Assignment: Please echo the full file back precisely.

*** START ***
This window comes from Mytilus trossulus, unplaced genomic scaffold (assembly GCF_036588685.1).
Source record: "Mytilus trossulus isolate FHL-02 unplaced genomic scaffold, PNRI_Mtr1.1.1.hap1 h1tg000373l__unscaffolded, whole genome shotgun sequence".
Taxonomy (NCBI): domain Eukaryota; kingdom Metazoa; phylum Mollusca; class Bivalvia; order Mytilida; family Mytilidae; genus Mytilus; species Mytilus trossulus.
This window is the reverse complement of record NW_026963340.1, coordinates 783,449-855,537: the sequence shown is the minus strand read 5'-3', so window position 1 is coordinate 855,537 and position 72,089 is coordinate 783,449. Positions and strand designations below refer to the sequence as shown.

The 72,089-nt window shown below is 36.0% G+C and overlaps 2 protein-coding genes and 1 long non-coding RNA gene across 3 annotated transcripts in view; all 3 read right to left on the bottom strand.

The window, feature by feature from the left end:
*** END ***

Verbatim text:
This window comes from Mytilus trossulus, unplaced genomic scaffold (assembly GCF_036588685.1).
Source record: "Mytilus trossulus isolate FHL-02 unplaced genomic scaffold, PNRI_Mtr1.1.1.hap1 h1tg000373l__unscaffolded, whole genome shotgun sequence".
Taxonomy (NCBI): domain Eukaryota; kingdom Metazoa; phylum Mollusca; class Bivalvia; order Mytilida; family Mytilidae; genus Mytilus; species Mytilus trossulus.
This window is the reverse complement of record NW_026963340.1, coordinates 783,449-855,537: the sequence shown is the minus strand read 5'-3', so window position 1 is coordinate 855,537 and position 72,089 is coordinate 783,449. Positions and strand designations below refer to the sequence as shown.

The 72,089-nt window shown below is 36.0% G+C and overlaps 2 protein-coding genes and 1 long non-coding RNA gene across 3 annotated transcripts in view; all 3 read right to left on the bottom strand.

The window, feature by feature from the left end: